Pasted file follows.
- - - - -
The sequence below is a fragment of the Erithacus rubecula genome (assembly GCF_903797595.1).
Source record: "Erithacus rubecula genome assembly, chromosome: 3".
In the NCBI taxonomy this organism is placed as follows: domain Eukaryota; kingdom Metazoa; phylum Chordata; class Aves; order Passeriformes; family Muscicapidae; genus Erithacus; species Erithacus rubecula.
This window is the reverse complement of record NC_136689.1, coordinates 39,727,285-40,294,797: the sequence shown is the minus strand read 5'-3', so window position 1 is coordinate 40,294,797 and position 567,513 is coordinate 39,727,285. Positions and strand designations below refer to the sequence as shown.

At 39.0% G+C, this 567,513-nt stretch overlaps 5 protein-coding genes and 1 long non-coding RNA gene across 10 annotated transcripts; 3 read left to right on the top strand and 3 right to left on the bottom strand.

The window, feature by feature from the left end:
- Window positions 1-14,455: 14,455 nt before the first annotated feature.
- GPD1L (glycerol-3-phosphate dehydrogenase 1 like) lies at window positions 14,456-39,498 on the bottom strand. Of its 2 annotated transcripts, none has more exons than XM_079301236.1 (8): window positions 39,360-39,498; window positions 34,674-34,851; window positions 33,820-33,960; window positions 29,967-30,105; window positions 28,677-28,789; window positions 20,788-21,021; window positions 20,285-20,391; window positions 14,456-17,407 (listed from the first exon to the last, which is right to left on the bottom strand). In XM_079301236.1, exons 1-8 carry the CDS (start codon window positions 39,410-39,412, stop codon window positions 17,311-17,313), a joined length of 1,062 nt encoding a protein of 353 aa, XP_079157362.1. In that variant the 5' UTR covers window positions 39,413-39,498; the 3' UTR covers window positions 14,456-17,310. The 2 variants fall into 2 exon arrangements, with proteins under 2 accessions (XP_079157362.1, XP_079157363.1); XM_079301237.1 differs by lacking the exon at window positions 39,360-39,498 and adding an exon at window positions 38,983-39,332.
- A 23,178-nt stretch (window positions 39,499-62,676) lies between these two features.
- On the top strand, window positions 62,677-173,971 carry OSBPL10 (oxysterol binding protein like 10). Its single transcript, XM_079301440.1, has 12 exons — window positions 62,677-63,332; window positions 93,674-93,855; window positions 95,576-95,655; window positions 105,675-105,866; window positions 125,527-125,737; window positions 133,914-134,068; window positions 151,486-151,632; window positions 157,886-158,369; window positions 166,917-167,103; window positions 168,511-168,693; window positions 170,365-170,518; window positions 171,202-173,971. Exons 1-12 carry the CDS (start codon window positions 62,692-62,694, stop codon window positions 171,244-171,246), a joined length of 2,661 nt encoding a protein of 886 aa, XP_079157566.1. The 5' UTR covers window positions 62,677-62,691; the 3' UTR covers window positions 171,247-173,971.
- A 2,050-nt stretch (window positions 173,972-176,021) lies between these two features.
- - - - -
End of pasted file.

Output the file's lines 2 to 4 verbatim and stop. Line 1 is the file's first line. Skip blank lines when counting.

Source record: "Erithacus rubecula genome assembly, chromosome: 3".
In the NCBI taxonomy this organism is placed as follows: domain Eukaryota; kingdom Metazoa; phylum Chordata; class Aves; order Passeriformes; family Muscicapidae; genus Erithacus; species Erithacus rubecula.
This window is the reverse complement of record NC_136689.1, coordinates 39,727,285-40,294,797: the sequence shown is the minus strand read 5'-3', so window position 1 is coordinate 40,294,797 and position 567,513 is coordinate 39,727,285. Positions and strand designations below refer to the sequence as shown.